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Some Duval School Board Members Oppose Charter Bill By Jacksonville Representative

Kevan Westenbarger

A former Duval County School Board member and current state representative is co-sponsoring legislation that some school board members and the superintendent oppose.

Jacksonville Rep. Jason Fischer’s “Schools-of-Hope” bill would encourage private charter companies to replace struggling neighborhood schools.

Duval School Board Chair Paula Wright said Wednesday Fischer owes it to Duval Schools to abandon the bill. Wright asked for the public’s help at a board meeting earlier this month.

“Derail this,” she said. “This could really impact our district. It is important that you contact your legislators.”

Superintendent Nikolai Vitti is on the same page, writing a letter to senators urging them to reject Fischer’s House bill.

“I think it has the potential to create massive disruption, discontinuity  in communities where our children are in concentrations of poverty,” he said in an interview with WJCT last month.

The House bill gives districts less time to improve D and F schools before the state intervenes. It also offers public money to charter operators to open within five miles of a failing school to replace it.

Charters are privately run public schools, and the district doesn’t choose their curriculum, teachers or principals, but their grades and graduation rates are included in district performance grades.

Vitti said, under Fischer’s bill, Duval might have to close three middle schools — Northwestern, Ribault and Matthew Gilbert — if the schools don’t receive a C grade this year. The students could be rerouted to other schools or a charter could serve them.

Fischer said he helped craft the legislation because a traditional public school system isn’t serving all kids.

“For far too long people have been doing the same things, the same way and expecting to get different results,” said Fischer in a phone interview Thursday.

But Vitti argues research doesn't prove charters always outperform neighborhood schools. He said there are more than 200 KIPP charter schools around the country  and while they’re highly regarded, even a KIPP Elementary in Duval received a D grade last year.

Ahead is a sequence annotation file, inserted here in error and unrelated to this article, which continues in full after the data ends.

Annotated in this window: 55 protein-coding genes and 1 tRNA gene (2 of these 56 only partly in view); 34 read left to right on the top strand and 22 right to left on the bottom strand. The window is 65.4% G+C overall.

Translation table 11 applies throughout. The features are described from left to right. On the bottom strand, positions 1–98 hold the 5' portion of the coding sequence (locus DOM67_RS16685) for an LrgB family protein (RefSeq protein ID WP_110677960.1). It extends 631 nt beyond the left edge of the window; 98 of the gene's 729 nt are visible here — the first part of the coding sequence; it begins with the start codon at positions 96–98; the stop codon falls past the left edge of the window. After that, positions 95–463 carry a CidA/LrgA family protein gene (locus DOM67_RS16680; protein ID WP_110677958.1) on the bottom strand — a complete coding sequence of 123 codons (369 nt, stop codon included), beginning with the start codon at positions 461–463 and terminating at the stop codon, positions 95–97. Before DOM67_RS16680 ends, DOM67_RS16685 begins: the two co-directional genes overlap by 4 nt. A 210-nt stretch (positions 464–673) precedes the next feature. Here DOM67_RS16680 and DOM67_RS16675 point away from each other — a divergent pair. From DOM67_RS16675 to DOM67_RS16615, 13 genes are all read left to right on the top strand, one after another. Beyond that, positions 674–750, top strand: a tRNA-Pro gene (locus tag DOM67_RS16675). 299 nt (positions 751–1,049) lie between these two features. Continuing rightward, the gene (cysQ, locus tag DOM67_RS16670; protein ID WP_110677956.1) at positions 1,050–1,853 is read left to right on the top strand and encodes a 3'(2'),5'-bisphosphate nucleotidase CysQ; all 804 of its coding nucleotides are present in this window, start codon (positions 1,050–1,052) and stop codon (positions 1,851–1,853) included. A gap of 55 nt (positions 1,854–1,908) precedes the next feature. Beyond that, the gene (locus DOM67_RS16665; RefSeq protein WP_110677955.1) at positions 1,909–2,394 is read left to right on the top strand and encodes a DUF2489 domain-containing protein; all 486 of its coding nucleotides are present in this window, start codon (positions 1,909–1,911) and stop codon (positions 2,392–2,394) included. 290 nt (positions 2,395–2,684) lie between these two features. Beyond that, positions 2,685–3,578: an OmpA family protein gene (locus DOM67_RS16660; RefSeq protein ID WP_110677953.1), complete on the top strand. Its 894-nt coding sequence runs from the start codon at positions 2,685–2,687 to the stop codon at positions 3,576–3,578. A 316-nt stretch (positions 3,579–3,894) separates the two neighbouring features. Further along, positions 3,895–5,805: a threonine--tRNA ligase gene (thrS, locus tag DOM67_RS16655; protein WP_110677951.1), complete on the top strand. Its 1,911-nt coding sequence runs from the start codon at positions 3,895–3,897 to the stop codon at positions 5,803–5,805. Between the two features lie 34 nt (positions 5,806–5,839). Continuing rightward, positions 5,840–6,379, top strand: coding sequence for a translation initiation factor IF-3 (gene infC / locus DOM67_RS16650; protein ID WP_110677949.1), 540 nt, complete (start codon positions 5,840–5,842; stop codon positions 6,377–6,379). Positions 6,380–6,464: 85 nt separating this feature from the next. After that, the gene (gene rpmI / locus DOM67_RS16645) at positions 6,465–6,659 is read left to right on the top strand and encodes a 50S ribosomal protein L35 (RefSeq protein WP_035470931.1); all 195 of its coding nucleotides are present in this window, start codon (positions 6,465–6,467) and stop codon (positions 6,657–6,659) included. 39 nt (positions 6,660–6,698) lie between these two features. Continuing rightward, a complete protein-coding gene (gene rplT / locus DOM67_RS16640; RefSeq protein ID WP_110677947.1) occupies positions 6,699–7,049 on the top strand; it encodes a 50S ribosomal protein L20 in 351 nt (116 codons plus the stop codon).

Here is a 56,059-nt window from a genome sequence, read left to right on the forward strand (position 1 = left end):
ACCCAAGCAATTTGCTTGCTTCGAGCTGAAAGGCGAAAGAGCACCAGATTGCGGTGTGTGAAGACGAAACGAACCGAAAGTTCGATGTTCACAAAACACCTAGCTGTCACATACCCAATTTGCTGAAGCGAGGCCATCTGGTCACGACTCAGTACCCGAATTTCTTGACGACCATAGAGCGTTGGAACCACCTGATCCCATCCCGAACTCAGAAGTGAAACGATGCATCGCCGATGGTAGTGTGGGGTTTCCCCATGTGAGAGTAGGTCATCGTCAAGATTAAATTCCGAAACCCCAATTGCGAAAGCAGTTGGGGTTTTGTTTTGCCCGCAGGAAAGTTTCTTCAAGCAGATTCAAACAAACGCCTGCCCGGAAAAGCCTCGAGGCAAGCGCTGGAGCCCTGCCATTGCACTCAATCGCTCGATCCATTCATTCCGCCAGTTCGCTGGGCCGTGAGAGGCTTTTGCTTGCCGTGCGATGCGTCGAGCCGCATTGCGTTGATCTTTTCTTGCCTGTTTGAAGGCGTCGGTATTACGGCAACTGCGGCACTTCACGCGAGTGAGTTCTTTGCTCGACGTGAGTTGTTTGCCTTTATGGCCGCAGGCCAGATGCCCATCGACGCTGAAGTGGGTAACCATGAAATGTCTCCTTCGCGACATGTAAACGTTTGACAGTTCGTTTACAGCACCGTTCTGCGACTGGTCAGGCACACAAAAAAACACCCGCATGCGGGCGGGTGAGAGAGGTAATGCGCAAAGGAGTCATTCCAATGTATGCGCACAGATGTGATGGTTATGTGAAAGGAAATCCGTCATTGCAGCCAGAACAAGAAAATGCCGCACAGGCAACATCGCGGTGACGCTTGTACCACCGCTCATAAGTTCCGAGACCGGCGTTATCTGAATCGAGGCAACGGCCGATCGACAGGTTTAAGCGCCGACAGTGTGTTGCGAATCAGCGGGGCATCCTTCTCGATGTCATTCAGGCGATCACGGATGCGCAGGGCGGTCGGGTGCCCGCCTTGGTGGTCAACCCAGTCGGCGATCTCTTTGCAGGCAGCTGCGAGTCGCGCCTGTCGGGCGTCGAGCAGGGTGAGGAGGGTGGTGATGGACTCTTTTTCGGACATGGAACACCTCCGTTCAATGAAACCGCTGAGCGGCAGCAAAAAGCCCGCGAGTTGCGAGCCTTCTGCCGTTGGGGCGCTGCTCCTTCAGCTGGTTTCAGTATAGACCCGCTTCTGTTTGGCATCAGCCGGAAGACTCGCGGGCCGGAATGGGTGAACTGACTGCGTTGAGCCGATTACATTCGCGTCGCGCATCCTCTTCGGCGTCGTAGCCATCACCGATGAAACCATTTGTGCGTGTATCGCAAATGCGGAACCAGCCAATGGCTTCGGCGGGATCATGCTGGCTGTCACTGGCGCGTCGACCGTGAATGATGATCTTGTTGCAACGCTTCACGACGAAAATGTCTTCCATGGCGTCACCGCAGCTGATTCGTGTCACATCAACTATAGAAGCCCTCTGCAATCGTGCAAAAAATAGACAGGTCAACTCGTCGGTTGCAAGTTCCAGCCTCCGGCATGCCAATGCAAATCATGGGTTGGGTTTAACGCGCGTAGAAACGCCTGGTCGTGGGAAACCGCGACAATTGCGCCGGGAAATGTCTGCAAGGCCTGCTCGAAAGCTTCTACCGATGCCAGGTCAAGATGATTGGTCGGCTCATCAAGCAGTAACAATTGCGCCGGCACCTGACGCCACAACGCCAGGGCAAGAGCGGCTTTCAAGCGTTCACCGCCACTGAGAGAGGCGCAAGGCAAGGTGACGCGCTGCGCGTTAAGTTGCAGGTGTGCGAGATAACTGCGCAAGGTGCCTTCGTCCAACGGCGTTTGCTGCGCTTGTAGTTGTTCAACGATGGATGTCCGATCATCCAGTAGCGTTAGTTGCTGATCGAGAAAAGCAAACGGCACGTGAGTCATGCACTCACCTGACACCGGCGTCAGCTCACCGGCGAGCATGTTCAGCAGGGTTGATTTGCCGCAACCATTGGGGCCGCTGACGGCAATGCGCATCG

“It faces the challenges that traditional public schools face, which is scale,” Vitti said. “They have to find leaders and teachers that can effectively work with students.”

Vitti said more money should be spent on teacher training and development, while incentivizing the best ones to continue teaching in low-performing schools.

But Fischer points out the legislation would require charters have a proven track record of raising student achievement. He said traditional schools would still get support for teacher and principal development, even if some of them have to close.

“I’m going to fight for this bill and it doesn’t matter who's opposed to it,” Fischer said. “I care about the kids that are involved, the kids that aren’t being served.”

Duval County School Board member Scott Shine said Thursday he’s not against school choice or charters, but he does have some concerns with the House version of the bill. He said the legislation might cause Duval to close some schools and merge students from underutilized buildings, which he said he supports.

On Thursday, Vitti emailed board members saying a Senate versiongives failing schools more options, like extending the school day for an hour or partnering with a nonprofit to offer student supports like health services, drug prevention, and food banks.

“Overall, this is a vast improvement to the House version,” he said in the email.

The House and Senate are working on a compromise.

Photo: "Chalkboard" used under Creative Commons

Reporter Lindsey Kilbride can be reached at, 904-358-6359 or on Twitter at @lindskilbride

Lindsey Kilbride was WJCT's special projects producer until Aug. 28, 2020. She reported, hosted and produced podcasts like Odd Ball, for which she was honored with a statewide award from the Associated Press, as well as What It's Like. She also produced VOIDCAST, hosted by Void magazine's Matt Shaw, and the ADAPT podcast, hosted by WJCT's Brendan Rivers.